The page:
I BELIEVE the live debate on television awhile ago has set a new benchmark in the articulation of public issues. Datuk Seri Anwar Ibrahim, the de facto leader of Pakatan Rakyat, and Datuk Ahmad Shabery Cheek, the Information Minister, did very well to put their arguments across before a live audience and shown across the nation.
As information minister, Ahmad Shabery broke new grounds with the debate, an idea mooted by news portal Agenda Daily. We must take off our hats to all those involved in staging what I believe to be the start of a new format in discussing public issues.
It's early days, but the signs are very encouraging. The topic was "tubuh kerajaan hari ini, besok harga minyak turun." Translated, it means "form the government today, and tomorrow petrol price will go down." This has been the PKR's slogan after the Government raised petrol prices recently.
Anwar was being himself, enjoying every bit of public attention. He started slow, almost cautiously, but gained momentum as the debate progressed. He projected himself as someone who's "been there, seen that, done that." The topic was more political than economic, and, to me, it was an exercise of one-upmanship more than anything else.
Ahmad Shabery, knowing that he had taken the "fight" to Anwar's court, was more careful. He had obviously done some homework, and some of the points he used were consistent with the explanation he had given in his meet-the-people sessions, including Umno grassroot leaders.
The debate was lively, and I believe the supporters of each speaker came away feeling that their man had done well and scored points with viewers and the ordinary folks. From one perspective, Anwar was happy that his rare public appearance on television had given him an opportunity to showcase his skill and enable voters to judge him accordingly.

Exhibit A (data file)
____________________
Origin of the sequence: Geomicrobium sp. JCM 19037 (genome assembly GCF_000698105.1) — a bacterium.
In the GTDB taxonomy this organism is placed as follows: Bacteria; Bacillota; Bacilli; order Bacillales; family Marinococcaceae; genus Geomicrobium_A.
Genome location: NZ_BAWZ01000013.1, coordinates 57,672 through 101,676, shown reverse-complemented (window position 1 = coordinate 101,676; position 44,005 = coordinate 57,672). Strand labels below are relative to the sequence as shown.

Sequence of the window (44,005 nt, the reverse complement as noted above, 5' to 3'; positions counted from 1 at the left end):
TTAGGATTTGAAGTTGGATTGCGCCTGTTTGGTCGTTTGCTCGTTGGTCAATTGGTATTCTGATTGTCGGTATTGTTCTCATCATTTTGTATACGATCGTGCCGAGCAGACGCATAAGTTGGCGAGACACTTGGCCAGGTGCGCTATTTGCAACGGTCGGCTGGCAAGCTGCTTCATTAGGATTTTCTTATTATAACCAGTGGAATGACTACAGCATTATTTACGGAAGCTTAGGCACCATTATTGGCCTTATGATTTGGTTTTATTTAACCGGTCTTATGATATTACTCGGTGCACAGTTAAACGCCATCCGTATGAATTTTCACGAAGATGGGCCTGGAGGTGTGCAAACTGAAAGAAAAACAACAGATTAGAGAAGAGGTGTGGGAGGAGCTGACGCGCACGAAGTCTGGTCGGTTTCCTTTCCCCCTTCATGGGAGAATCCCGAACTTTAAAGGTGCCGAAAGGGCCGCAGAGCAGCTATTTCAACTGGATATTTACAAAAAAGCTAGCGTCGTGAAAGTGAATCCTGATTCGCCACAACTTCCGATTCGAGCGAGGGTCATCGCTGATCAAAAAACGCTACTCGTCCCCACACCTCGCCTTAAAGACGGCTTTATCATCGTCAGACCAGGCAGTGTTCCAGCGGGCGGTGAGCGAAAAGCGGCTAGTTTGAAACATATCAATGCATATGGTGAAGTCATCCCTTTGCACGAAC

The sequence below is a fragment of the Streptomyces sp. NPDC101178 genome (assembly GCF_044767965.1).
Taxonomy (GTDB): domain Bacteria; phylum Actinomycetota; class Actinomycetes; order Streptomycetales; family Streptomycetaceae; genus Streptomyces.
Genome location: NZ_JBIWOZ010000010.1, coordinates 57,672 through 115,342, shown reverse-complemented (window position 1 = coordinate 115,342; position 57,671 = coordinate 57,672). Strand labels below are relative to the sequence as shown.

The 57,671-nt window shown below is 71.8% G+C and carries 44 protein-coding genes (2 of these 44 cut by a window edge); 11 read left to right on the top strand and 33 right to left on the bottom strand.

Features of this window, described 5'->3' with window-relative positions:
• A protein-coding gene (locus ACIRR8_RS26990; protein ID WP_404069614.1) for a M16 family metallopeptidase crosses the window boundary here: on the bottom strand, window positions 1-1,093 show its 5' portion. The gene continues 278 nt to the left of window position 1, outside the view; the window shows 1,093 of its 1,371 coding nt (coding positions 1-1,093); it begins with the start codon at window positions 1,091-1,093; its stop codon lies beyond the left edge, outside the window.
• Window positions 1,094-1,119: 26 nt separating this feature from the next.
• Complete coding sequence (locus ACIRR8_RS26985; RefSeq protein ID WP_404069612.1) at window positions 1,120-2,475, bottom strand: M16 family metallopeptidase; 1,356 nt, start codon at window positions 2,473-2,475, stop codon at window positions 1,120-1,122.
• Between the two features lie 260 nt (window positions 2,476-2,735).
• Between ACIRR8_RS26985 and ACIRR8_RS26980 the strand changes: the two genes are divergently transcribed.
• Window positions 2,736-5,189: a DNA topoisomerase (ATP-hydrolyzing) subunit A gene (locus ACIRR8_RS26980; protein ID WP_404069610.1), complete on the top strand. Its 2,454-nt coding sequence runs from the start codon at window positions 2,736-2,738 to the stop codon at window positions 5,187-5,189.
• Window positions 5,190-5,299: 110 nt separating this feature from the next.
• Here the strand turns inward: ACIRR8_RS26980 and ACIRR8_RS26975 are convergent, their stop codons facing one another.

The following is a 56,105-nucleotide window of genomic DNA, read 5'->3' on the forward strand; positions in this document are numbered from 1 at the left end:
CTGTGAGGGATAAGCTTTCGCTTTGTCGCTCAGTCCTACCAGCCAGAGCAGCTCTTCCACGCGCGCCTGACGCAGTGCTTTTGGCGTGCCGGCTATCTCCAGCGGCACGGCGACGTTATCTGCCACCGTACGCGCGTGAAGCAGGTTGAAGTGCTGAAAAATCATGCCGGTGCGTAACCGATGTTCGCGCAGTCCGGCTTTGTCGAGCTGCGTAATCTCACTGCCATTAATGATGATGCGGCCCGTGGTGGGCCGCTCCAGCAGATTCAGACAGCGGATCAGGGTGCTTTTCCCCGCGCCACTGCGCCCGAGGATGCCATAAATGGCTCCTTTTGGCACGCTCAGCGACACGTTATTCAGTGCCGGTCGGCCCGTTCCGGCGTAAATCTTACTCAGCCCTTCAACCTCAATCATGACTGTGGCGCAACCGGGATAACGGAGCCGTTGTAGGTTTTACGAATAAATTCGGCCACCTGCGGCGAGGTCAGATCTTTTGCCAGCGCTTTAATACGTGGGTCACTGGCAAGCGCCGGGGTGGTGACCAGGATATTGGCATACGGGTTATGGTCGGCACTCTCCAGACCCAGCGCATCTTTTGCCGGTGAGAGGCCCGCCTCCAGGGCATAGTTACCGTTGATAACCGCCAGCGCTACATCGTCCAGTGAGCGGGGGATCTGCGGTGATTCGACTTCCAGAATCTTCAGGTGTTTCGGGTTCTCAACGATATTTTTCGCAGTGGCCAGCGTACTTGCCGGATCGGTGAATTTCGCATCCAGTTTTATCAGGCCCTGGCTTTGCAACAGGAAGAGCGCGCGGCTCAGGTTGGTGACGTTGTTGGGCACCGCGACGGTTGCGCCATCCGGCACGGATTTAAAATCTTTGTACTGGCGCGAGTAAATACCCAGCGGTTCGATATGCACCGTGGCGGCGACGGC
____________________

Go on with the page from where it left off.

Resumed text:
Ahmad Shabery scored highly with viewers with his willingness to engage the one-time deputy prime minister in an open debate. Not many would cherish the idea of trading verbal punches with Anwar, who, Ahmad Shabery said, is known for his street demonstrations going back to the Baling protests of 1974.
Anwar, though declaring that he wouldn't want to be drawn into a political fist fight with his stage opponent, did fire a salvo at Ahmad Shabery, saying that the Kemaman MP, having been a Semangat 46 leader some time ago, should have paid more attention to details when highlighting the country's oil reserves.
Anwar was offensive from the start, saying that he would have preferred to have Prime Minister Datuk Seri Abdullah Ahmad Badawi on stage rather than Ahmad Shabery. In the final analysis, the public did get a fair glimpse of two political opponents speaking their minds on an issue that has affected every single one of us.
Next, will we get to see Datuk Seri S Samy Vellu and someone from Hindraf on the same stage? Or Penang CM Lim Guan Eng and Rembau MP Khairy Jamaluddin? Let's wait.